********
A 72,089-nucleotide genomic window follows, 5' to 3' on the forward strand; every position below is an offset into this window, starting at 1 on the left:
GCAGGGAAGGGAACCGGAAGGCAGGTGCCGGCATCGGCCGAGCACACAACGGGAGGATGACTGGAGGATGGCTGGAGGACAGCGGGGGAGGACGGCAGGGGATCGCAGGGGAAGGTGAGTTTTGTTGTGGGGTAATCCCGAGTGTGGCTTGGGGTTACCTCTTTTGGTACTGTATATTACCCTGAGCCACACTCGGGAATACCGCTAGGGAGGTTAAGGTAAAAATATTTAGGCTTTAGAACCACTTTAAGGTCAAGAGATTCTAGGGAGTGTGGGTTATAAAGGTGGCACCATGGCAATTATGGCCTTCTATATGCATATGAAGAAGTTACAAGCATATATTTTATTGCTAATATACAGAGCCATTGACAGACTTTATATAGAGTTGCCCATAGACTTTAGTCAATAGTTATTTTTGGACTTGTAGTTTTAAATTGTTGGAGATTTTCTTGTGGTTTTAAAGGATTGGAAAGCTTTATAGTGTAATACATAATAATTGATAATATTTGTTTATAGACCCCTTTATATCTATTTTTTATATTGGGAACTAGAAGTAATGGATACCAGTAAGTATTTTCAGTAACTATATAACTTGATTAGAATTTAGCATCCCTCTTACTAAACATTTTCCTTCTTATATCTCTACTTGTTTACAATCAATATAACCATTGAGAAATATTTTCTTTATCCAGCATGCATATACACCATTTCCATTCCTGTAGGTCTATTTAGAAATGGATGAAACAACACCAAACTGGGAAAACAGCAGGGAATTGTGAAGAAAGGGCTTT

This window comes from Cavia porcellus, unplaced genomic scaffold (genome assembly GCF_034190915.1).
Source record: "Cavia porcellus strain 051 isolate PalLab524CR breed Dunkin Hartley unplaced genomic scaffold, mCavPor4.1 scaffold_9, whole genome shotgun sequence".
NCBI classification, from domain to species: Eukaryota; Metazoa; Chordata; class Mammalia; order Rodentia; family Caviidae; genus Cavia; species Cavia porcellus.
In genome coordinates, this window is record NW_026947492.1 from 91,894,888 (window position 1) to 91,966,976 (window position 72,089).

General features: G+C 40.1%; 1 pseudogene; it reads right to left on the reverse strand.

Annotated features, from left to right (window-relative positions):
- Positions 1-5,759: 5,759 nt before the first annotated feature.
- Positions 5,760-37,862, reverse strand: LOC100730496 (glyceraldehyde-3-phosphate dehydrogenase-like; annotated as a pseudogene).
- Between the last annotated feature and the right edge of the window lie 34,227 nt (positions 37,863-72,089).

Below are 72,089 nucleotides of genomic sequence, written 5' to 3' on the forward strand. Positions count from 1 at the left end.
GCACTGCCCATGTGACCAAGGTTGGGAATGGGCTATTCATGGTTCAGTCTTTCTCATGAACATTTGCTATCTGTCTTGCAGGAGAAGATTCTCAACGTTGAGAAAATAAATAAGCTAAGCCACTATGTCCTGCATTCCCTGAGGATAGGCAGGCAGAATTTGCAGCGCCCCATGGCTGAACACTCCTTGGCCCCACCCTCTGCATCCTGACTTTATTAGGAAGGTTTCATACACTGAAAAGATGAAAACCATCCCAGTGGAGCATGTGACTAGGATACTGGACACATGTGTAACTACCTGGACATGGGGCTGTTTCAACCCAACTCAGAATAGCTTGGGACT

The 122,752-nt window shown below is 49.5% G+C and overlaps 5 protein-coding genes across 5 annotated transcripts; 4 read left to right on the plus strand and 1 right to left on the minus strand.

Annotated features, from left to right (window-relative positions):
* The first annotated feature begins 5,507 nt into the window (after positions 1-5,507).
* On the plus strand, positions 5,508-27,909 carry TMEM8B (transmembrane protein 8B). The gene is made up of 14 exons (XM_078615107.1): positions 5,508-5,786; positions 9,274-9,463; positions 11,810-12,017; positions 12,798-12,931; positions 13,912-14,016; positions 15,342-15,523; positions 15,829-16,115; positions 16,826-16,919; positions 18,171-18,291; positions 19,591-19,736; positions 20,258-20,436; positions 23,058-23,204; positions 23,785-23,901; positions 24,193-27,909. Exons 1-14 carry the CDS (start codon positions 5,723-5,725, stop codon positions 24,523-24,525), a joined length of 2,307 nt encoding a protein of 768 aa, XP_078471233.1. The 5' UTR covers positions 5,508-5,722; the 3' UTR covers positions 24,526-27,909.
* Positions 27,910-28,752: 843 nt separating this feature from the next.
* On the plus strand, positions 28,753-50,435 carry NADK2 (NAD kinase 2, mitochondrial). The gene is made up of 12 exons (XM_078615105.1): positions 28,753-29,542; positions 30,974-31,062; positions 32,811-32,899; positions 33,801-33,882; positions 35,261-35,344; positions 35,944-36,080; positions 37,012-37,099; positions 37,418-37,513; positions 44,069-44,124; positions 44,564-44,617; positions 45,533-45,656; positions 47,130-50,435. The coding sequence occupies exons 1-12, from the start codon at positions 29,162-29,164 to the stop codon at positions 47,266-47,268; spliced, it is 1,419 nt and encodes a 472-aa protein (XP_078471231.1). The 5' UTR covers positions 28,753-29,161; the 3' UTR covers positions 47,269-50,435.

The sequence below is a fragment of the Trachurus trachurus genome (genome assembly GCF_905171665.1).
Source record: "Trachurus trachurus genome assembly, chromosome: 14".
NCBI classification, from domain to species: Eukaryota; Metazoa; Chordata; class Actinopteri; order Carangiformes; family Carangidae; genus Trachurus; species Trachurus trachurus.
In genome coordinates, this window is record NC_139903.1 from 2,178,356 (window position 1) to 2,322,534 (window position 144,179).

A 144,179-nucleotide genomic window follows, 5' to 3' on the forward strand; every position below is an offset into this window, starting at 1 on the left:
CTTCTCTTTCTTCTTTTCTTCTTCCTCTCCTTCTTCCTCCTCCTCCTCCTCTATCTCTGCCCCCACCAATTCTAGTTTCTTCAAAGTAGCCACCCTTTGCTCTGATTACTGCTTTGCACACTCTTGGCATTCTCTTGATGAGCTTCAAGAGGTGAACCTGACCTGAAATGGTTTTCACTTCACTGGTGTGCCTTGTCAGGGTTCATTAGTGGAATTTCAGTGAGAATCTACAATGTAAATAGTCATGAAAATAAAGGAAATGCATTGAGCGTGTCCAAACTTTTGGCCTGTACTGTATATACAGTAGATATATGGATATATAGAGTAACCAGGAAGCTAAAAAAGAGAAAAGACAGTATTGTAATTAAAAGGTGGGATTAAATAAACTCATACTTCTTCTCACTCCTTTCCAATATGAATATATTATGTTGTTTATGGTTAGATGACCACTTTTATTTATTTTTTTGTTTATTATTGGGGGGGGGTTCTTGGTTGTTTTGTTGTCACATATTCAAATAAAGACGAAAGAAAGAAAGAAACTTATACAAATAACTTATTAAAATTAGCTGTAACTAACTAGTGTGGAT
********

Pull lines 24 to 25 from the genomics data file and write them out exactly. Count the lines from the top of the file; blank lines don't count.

A 144,179-nucleotide genomic window follows, 5' to 3' on the forward strand; every position below is an offset into this window, starting at 1 on the left:
CTTCTCTTTCTTCTTTTCTTCTTCCTCTCCTTCTTCCTCCTCCTCCTCCTCTATCTCTGCCCCCACCAATTCTAGTTTCTTCAAAGTAGCCACCCTTTGCTCTGATTACTGCTTTGCACACTCTTGGCATTCTCTTGATGAGCTTCAAGAGGTGAACCTGACCTGAAATGGTTTTCACTTCACTGGTGTGCCTTGTCAGGGTTCATTAGTGGAATTTCAGTGAGAATCTACAATGTAAATAGTCATGAAAATAAAGGAAATGCATTGAGCGTGTCCAAACTTTTGGCCTGTACTGTATATACAGTAGATATATGGATATATAGAGTAACCAGGAAGCTAAAAAAGAGAAAAGACAGTATTGTAATTAAAAGGTGGGATTAAATAAACTCATACTTCTTCTCACTCCTTTCCAATATGAATATATTATGTTGTTTATGGTTAGATGACCACTTTTATTTATTTTTTTGTTTATTATTGGGGGGGGGTTCTTGGTTGTTTTGTTGTCACATATTCAAATAAAGACGAAAGAAAGAAAGAAACTTATACAAATAACTTATTAAAATTAGCTGTAACTAACTAGTGTGGAT